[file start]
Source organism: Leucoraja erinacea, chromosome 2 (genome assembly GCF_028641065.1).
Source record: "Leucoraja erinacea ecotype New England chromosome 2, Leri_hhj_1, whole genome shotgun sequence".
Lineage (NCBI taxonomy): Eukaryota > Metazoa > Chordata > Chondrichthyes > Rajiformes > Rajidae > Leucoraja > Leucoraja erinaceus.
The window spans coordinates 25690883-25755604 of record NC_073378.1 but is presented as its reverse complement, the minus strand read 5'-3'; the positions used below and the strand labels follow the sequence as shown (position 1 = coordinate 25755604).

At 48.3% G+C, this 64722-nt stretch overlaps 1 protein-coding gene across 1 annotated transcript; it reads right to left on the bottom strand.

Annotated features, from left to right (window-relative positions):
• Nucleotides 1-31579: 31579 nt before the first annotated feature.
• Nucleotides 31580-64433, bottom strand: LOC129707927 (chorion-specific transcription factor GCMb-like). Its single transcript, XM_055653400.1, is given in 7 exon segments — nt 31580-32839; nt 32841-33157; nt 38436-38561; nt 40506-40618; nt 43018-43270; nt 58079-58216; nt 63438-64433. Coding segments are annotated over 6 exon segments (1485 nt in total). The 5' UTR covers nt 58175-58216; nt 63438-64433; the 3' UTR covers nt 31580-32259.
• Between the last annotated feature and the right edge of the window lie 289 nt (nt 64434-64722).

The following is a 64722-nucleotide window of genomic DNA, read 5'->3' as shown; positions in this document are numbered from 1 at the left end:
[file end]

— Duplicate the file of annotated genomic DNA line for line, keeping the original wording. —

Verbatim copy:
Source organism: Leucoraja erinacea, chromosome 2 (genome assembly GCF_028641065.1).
Source record: "Leucoraja erinacea ecotype New England chromosome 2, Leri_hhj_1, whole genome shotgun sequence".
Lineage (NCBI taxonomy): Eukaryota > Metazoa > Chordata > Chondrichthyes > Rajiformes > Rajidae > Leucoraja > Leucoraja erinaceus.
The window spans coordinates 25690883-25755604 of record NC_073378.1 but is presented as its reverse complement, the minus strand read 5'-3'; the positions used below and the strand labels follow the sequence as shown (position 1 = coordinate 25755604).

At 48.3% G+C, this 64722-nt stretch overlaps 1 protein-coding gene across 1 annotated transcript; it reads right to left on the bottom strand.

Annotated features, from left to right (window-relative positions):
• Nucleotides 1-31579: 31579 nt before the first annotated feature.
• Nucleotides 31580-64433, bottom strand: LOC129707927 (chorion-specific transcription factor GCMb-like). Its single transcript, XM_055653400.1, is given in 7 exon segments — nt 31580-32839; nt 32841-33157; nt 38436-38561; nt 40506-40618; nt 43018-43270; nt 58079-58216; nt 63438-64433. Coding segments are annotated over 6 exon segments (1485 nt in total). The 5' UTR covers nt 58175-58216; nt 63438-64433; the 3' UTR covers nt 31580-32259.
• Between the last annotated feature and the right edge of the window lie 289 nt (nt 64434-64722).

The following is a 64722-nucleotide window of genomic DNA, read 5'->3' as shown; positions in this document are numbered from 1 at the left end: